IPO lockups are when insiders of a company can finally start selling their stock. These usually refer to employees at every level of the company, from the c-suite to customer service. For the average employee, the stock-based compensation they receive from the company can represent a significant portion of their net worth. Thus, what these employees decide to do at the IPO lockup has a big impact on their liquidity and long-term investments. Let’s take a look at four high profile tech IPOs with upcoming lockup dates:
PagerDuty, PD (10/8/19)
PagerDuty went public at $24 per share and is currently trading around $34 ($2.7 billion valuation) for a gain of 41.6%. The 52-week range for the stock is $33.25-$59.82. The stock price has fallen more than 40% from its high. This is a sign that the market may not consider PagerDuty to be as valuable as it did at first glance. The stock would look better if it could get some cushion back above its 52-week low.
Advice for IPO lockup: Employees with stock options should be wary of the stock’s recent performance. PagerDuty is operating in a very competitive sector and it could take time for their competitive edge to materialize. As such, selling a majority of stock options and divesting them makes a lot of sense.
Zoom Video, ZM (10/15/19)
Zoom went public at $36 per share is currently trading around $92 ($25 billion valuation) for a gain of 153%. The 52-week range for the stock is $59.94-$107.34. The stock price has done an excellent job maintaining a large chunk of its IPO gains. This is a sign that the market has a lot of confidence in Zoom’s long-term growth potential. As long as Zoom stays above $80 or higher, the stock is in very good shape.
Advice for IPO lockup: Employees with stock options should be thrilled to see the stock doing well amid broader market volatility. We see Zoom as a market leader in a growing market segment (enterprise video on demand). Employees should sell 25% of their shares to lock-in gains while also keeping significant upside exposure intact.
Pinterest, PINS (10/15/19)
Pinterest went public at $19 per share and is currently trading around $35 ($19.2 billion valuation) for a gain of 84%. The 52-week range for the stock is $23.05-$36.83. The stock price just recently made a new high and is doing a good job staying near that high. However, before doing so, Pinterest stock price was very volatile. On May 16, 2019, Pinterest stock fell more than 15% in a single day. So while the recent trend has been higher, it comes with a caveat to expect volatility moving forward. That is a sign of some uncertainty and shows the market still needs more time to figure out its long-term stance on Pinterest stock.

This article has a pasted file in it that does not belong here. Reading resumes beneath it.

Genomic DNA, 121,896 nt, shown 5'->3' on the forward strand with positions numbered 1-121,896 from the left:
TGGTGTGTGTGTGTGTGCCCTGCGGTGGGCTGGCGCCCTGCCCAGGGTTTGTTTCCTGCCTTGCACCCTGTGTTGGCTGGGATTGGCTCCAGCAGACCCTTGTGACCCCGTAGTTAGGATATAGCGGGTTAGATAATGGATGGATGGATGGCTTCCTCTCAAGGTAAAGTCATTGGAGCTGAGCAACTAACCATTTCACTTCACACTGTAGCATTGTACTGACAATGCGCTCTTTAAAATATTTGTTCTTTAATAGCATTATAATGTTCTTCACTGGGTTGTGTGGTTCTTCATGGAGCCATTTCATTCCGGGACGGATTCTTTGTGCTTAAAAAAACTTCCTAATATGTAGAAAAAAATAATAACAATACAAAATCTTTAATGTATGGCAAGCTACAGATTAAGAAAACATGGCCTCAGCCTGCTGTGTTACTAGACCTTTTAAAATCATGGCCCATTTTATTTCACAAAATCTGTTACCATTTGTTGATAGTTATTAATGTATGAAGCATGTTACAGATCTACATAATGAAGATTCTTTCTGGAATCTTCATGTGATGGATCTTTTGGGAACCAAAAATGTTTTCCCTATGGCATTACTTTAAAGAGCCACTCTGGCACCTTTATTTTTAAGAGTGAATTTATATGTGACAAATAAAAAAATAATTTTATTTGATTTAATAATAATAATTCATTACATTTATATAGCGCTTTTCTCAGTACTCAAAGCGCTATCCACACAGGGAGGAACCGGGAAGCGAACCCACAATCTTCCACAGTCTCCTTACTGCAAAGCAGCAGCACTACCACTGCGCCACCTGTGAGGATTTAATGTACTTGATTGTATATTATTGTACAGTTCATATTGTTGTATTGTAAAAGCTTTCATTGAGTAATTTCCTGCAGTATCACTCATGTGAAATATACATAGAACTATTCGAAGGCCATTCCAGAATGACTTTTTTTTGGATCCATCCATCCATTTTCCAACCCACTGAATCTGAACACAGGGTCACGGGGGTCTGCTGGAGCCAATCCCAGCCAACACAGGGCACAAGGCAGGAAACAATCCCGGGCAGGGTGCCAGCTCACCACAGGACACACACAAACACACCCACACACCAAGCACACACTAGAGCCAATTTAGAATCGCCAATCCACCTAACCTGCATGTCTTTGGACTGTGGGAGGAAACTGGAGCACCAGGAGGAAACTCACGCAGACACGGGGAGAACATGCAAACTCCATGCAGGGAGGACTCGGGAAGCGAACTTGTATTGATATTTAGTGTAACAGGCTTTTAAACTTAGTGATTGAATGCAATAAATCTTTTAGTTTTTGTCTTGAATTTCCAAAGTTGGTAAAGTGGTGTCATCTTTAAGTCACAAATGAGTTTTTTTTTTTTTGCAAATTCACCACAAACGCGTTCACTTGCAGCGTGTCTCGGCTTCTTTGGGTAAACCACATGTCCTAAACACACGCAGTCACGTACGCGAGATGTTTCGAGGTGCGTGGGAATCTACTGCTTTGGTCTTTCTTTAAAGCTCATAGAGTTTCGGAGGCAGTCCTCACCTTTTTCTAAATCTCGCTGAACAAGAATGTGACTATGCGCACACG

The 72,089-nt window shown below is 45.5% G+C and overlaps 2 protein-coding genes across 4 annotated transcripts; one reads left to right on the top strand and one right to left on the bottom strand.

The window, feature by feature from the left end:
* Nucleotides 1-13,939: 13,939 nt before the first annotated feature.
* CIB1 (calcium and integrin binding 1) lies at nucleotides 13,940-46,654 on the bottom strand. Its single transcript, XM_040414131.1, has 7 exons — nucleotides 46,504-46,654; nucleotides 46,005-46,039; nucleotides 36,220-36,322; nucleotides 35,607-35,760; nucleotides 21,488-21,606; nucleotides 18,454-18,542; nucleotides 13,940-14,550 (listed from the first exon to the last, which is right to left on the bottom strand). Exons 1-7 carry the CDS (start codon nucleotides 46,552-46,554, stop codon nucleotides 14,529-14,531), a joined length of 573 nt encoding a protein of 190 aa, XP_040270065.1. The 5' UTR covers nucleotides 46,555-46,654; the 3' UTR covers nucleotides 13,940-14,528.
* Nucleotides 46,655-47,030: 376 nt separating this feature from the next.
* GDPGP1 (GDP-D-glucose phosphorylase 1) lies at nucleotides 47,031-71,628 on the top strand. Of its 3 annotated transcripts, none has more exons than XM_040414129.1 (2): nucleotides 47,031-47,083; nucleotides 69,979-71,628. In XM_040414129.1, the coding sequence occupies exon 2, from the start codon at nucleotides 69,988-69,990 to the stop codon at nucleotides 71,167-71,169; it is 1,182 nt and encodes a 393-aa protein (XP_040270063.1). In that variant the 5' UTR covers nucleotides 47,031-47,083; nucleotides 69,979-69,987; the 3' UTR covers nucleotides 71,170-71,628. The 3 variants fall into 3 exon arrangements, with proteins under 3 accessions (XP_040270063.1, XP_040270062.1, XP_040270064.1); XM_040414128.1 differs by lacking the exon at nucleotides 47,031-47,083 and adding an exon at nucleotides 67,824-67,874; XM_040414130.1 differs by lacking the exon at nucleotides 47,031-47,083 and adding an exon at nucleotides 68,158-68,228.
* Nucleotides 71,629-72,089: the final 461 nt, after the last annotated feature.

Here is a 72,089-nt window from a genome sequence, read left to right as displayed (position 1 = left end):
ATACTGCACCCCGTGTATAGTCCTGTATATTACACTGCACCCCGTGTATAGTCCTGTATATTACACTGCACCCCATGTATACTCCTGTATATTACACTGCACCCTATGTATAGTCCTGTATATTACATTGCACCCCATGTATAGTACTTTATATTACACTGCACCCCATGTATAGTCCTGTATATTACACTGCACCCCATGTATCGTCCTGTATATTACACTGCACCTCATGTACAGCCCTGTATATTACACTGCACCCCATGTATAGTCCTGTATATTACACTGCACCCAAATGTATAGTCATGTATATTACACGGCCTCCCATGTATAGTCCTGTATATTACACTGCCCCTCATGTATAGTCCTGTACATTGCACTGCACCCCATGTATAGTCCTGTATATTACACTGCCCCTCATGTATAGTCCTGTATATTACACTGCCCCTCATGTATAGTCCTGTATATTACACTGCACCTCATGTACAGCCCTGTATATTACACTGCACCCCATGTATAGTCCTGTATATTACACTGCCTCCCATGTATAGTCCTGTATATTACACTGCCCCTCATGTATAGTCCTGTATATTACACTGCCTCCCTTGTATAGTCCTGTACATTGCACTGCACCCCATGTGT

Advice for IPO lockup: Employees with stock options should ask themselves how much volatility are they willing to handle? Pinterest has shown a bit of a boom or bust potential. That uncertainty leads us to say its better to be safe than sorry, and still sell a decent amount of Pinterest shares after the IPO lockup.
Uber Technologies, UBER (11/6/19)
Uber went public at $45 per share and is currently trading around $34 ($56.6 billion valuation) for a loss of 24%. The 52-week range for the stock is $32.92-$47.08. The stock price has stayed under its IPO price for the majority of its time as a public company. This is a sign that the market thinks Uber was overvalued as a private company. Even after the recent decline, Uber has yet to entice investors which is a worrisome sign in the short-term.
Advice for IPO lockup: Employees with stock options should be concerned with how many Uber shares there are in the public market. The company has arguably given out too much stock over the years and is now facing the consequences of too much supply. Selling a majority of stock options and divesting them is likely a wise decision.
Every individual’s investment situation is different. However, in general, you should lock in gains from your employer’s stock on some level. You don’t have to sell it all, but you should certainly sell some. Consider how much of your life capital is already leveraged to your employer. For example, they pay your salary, cover your healthcare, and are usually the biggest source of retirement savings (401k). Therefore, the prudent thing to do is to deleverage yourself as much as you can. The best way to do that is to sell a portion of your employee stock options and divest that capital.
Everyone fears they will sell their employee stock and see the share price rocket higher over the next 5-10 years. But statistically, that isn’t likely to happen. A study by Wealthfront found that employees were best off selling their employee stock as soon as they could. When you do that you free up liquidity for other investments which are usually safer and less volatile. Besides, the market rate of return you can achieve from broad-based investments typically outperforms your employee’s stock. So whether you own PagerDuty or any of these stocks, make sure you have a plan for your IPO lockup!
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